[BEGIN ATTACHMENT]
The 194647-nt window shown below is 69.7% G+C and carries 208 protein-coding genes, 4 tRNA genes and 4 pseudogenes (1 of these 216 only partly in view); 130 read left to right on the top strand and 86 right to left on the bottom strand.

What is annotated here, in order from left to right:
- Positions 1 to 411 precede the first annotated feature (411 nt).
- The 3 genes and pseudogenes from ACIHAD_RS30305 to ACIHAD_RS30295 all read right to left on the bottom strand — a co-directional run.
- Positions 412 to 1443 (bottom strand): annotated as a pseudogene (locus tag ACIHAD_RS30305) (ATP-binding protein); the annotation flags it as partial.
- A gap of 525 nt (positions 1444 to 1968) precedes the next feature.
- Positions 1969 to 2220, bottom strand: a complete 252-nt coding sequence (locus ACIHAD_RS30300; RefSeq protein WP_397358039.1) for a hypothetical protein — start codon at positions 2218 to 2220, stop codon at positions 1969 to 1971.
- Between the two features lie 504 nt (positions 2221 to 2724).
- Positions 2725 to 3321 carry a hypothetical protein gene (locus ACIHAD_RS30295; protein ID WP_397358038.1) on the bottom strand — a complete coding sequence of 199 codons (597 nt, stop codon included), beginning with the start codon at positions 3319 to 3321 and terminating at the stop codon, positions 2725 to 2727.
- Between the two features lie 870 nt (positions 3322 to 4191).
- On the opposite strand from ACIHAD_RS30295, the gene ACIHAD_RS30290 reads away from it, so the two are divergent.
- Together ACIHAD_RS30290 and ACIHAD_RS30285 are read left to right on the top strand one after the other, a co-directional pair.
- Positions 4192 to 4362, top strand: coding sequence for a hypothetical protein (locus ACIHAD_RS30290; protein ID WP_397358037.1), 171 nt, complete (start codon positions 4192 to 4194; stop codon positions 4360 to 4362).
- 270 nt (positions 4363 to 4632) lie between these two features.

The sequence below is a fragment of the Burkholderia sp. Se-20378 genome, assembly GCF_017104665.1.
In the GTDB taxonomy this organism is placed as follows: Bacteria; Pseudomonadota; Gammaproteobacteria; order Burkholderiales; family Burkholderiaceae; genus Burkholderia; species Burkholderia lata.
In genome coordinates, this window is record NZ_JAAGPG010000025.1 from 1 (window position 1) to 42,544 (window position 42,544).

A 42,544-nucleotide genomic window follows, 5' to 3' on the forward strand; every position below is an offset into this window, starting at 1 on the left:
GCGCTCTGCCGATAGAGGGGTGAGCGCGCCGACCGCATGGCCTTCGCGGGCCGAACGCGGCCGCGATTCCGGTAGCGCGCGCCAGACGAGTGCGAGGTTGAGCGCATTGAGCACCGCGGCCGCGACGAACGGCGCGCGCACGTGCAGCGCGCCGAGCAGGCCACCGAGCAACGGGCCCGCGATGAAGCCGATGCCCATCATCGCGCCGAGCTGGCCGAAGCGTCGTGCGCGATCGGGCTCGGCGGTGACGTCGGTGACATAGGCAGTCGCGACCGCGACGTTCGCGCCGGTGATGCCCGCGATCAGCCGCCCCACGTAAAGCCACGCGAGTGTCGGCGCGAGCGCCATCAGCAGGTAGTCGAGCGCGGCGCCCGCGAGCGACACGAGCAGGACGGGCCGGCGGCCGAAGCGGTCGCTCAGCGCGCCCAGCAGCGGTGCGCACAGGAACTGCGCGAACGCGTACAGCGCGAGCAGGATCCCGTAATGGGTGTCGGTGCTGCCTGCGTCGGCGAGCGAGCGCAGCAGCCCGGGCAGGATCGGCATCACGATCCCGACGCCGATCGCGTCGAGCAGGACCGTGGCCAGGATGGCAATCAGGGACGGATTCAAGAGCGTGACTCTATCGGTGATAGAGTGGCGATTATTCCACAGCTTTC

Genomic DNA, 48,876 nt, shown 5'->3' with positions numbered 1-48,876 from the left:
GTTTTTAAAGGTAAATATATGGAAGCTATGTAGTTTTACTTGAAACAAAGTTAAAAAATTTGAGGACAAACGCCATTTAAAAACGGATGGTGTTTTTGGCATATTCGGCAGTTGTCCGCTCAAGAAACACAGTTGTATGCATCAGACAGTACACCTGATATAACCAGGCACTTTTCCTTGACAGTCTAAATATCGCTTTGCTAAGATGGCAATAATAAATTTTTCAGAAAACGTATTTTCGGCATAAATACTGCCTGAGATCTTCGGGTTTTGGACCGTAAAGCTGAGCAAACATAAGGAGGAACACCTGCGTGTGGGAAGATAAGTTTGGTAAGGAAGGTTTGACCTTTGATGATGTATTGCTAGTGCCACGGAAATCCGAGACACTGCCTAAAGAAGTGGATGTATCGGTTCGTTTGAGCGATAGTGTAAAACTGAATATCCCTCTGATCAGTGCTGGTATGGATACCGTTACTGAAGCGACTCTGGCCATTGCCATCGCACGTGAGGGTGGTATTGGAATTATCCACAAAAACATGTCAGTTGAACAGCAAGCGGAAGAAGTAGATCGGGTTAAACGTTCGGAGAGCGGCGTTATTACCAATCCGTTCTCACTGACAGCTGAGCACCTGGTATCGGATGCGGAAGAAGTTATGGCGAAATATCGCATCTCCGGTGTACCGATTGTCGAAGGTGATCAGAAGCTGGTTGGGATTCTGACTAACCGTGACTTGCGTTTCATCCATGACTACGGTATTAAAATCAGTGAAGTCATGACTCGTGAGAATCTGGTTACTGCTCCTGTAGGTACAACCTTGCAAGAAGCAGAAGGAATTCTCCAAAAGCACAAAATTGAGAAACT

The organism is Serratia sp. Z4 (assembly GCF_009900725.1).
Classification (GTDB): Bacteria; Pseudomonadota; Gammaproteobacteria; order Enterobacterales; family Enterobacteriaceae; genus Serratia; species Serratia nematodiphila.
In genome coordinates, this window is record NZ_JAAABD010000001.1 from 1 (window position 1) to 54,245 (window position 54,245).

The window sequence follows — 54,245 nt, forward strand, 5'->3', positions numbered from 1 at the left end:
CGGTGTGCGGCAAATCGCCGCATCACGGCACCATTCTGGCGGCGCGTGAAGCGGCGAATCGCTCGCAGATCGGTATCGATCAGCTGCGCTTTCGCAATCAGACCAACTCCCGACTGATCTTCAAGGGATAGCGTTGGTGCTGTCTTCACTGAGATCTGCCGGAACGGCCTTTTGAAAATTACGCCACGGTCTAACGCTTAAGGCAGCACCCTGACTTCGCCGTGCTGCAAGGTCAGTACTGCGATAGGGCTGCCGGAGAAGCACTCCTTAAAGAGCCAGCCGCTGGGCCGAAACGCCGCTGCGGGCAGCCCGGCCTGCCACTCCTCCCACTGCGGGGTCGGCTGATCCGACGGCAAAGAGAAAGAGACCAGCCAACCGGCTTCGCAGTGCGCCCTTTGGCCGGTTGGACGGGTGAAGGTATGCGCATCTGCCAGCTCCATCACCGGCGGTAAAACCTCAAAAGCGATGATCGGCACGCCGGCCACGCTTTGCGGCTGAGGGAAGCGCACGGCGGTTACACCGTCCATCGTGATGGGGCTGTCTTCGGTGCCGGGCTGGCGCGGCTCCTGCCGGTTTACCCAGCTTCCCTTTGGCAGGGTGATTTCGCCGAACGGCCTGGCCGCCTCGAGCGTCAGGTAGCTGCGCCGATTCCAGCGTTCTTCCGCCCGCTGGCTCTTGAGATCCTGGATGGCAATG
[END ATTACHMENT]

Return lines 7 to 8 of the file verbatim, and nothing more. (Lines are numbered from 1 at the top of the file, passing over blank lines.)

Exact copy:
- Positions 1969 to 2220, bottom strand: a complete 252-nt coding sequence (locus ACIHAD_RS30300; RefSeq protein WP_397358039.1) for a hypothetical protein — start codon at positions 2218 to 2220, stop codon at positions 1969 to 1971.
- Between the two features lie 504 nt (positions 2221 to 2724).